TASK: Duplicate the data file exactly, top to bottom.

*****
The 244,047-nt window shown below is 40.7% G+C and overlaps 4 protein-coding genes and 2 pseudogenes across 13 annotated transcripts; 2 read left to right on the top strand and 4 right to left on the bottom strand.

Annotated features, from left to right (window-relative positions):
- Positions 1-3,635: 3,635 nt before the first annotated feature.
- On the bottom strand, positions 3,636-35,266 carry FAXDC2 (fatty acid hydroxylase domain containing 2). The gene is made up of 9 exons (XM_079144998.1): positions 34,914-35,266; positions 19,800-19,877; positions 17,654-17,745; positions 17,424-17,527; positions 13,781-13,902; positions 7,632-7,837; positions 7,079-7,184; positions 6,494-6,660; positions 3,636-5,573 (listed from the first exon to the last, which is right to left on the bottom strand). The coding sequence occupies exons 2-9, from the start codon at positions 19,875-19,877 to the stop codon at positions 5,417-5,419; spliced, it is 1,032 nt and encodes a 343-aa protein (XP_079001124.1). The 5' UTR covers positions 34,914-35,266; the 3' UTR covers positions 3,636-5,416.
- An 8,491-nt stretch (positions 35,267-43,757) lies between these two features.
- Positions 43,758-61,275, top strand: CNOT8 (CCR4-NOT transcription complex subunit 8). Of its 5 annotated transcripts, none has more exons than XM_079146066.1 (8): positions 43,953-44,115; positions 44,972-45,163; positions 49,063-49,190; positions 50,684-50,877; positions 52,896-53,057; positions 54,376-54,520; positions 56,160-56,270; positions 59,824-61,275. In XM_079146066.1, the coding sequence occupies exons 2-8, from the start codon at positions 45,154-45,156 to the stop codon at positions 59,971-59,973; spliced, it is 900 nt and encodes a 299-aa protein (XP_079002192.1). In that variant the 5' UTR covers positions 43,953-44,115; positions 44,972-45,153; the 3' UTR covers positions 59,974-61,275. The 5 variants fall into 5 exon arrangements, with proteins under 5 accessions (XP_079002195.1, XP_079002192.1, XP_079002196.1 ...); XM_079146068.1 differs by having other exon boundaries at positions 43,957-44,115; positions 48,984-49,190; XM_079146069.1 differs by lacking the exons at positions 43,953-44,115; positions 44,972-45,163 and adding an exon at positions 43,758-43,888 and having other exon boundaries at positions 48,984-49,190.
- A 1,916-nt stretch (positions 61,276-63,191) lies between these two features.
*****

The 244,047-nt window shown below is 40.7% G+C and overlaps 4 protein-coding genes and 2 pseudogenes across 13 annotated transcripts; 2 read left to right on the top strand and 4 right to left on the bottom strand.

Annotated features, from left to right (window-relative positions):
- Positions 1-3,635: 3,635 nt before the first annotated feature.
- On the bottom strand, positions 3,636-35,266 carry FAXDC2 (fatty acid hydroxylase domain containing 2). The gene is made up of 9 exons (XM_079144998.1): positions 34,914-35,266; positions 19,800-19,877; positions 17,654-17,745; positions 17,424-17,527; positions 13,781-13,902; positions 7,632-7,837; positions 7,079-7,184; positions 6,494-6,660; positions 3,636-5,573 (listed from the first exon to the last, which is right to left on the bottom strand). The coding sequence occupies exons 2-9, from the start codon at positions 19,875-19,877 to the stop codon at positions 5,417-5,419; spliced, it is 1,032 nt and encodes a 343-aa protein (XP_079001124.1). The 5' UTR covers positions 34,914-35,266; the 3' UTR covers positions 3,636-5,416.
- An 8,491-nt stretch (positions 35,267-43,757) lies between these two features.
- Positions 43,758-61,275, top strand: CNOT8 (CCR4-NOT transcription complex subunit 8). Of its 5 annotated transcripts, none has more exons than XM_079146066.1 (8): positions 43,953-44,115; positions 44,972-45,163; positions 49,063-49,190; positions 50,684-50,877; positions 52,896-53,057; positions 54,376-54,520; positions 56,160-56,270; positions 59,824-61,275. In XM_079146066.1, the coding sequence occupies exons 2-8, from the start codon at positions 45,154-45,156 to the stop codon at positions 59,971-59,973; spliced, it is 900 nt and encodes a 299-aa protein (XP_079002192.1). In that variant the 5' UTR covers positions 43,953-44,115; positions 44,972-45,153; the 3' UTR covers positions 59,974-61,275. The 5 variants fall into 5 exon arrangements, with proteins under 5 accessions (XP_079002195.1, XP_079002192.1, XP_079002196.1 ...); XM_079146068.1 differs by having other exon boundaries at positions 43,957-44,115; positions 48,984-49,190; XM_079146069.1 differs by lacking the exons at positions 43,953-44,115; positions 44,972-45,163 and adding an exon at positions 43,758-43,888 and having other exon boundaries at positions 48,984-49,190.
- A 1,916-nt stretch (positions 61,276-63,191) lies between these two features.